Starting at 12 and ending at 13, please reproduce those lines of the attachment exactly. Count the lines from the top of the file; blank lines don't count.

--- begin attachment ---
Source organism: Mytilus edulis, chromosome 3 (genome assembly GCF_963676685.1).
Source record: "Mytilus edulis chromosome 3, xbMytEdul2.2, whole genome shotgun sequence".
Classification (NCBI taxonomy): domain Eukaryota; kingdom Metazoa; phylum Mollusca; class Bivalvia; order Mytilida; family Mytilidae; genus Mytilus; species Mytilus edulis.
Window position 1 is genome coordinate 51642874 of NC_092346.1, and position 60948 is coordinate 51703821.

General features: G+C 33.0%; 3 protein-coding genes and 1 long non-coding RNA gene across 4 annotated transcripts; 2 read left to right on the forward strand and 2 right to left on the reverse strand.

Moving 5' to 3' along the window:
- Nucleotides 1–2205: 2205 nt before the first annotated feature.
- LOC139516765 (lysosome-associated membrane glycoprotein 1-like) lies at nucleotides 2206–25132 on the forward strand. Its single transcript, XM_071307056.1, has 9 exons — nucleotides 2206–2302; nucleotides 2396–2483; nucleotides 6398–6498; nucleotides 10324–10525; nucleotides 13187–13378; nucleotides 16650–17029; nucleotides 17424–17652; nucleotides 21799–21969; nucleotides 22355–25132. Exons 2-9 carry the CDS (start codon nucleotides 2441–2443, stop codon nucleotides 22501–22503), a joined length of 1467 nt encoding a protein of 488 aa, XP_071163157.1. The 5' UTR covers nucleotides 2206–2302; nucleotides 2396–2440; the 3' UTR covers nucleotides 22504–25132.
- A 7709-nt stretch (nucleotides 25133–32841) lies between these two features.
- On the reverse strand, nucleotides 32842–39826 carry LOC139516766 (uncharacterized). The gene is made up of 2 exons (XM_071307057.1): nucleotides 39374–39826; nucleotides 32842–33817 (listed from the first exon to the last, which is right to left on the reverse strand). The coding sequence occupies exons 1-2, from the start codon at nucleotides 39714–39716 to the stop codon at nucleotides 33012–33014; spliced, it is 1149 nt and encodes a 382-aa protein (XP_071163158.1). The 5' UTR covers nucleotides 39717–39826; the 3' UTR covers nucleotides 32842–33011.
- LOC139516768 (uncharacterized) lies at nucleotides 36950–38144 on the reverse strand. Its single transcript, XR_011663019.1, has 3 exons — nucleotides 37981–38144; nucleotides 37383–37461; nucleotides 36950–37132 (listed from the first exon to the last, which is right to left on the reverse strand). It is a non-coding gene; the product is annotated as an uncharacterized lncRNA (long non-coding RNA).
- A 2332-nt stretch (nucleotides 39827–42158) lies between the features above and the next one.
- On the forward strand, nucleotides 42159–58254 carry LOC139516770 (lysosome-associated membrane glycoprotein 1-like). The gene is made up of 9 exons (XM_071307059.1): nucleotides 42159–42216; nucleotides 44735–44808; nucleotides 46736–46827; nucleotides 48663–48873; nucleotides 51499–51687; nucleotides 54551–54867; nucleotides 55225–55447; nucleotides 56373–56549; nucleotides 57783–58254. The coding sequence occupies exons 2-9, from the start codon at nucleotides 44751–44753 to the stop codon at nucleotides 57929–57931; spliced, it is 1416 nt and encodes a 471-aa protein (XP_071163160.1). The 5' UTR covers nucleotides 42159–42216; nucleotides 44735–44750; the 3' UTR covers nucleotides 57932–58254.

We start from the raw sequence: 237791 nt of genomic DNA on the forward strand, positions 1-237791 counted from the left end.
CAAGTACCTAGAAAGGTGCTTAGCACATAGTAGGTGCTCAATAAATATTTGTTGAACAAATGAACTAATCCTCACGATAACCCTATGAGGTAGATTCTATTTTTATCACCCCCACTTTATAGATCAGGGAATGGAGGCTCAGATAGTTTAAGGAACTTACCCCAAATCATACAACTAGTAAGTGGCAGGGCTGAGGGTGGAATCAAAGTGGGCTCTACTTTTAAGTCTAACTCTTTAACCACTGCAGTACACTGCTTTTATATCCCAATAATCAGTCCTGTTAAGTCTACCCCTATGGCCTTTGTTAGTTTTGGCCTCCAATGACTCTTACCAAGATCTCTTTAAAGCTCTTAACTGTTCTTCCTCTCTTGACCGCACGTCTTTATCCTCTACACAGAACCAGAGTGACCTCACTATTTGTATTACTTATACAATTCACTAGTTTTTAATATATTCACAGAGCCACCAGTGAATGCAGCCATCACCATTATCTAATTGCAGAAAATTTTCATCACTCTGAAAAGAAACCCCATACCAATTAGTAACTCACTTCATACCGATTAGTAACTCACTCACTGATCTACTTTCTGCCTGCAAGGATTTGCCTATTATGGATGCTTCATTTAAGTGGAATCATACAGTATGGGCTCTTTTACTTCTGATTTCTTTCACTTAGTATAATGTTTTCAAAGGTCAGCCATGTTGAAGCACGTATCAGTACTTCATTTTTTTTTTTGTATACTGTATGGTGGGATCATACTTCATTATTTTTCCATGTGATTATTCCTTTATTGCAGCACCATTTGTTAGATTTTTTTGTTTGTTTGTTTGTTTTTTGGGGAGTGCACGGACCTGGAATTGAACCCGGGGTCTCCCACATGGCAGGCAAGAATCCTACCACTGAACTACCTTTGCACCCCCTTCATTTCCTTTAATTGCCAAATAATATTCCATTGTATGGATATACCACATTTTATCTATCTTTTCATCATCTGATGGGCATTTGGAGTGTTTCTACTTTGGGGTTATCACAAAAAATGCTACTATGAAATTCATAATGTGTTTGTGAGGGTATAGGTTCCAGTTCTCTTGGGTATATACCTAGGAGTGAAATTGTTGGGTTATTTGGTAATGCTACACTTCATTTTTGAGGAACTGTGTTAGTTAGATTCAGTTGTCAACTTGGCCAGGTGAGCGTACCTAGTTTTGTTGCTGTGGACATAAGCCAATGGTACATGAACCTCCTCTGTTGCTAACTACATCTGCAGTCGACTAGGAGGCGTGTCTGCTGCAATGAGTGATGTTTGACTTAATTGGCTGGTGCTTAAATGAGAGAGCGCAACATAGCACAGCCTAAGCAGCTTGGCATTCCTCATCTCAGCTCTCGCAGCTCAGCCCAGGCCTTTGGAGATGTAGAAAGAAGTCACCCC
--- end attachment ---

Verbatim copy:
- A 2332-nt stretch (nucleotides 39827–42158) lies between the features above and the next one.
- On the forward strand, nucleotides 42159–58254 carry LOC139516770 (lysosome-associated membrane glycoprotein 1-like). The gene is made up of 9 exons (XM_071307059.1): nucleotides 42159–42216; nucleotides 44735–44808; nucleotides 46736–46827; nucleotides 48663–48873; nucleotides 51499–51687; nucleotides 54551–54867; nucleotides 55225–55447; nucleotides 56373–56549; nucleotides 57783–58254. The coding sequence occupies exons 2-9, from the start codon at nucleotides 44751–44753 to the stop codon at nucleotides 57929–57931; spliced, it is 1416 nt and encodes a 471-aa protein (XP_071163160.1). The 5' UTR covers nucleotides 42159–42216; nucleotides 44735–44750; the 3' UTR covers nucleotides 57932–58254.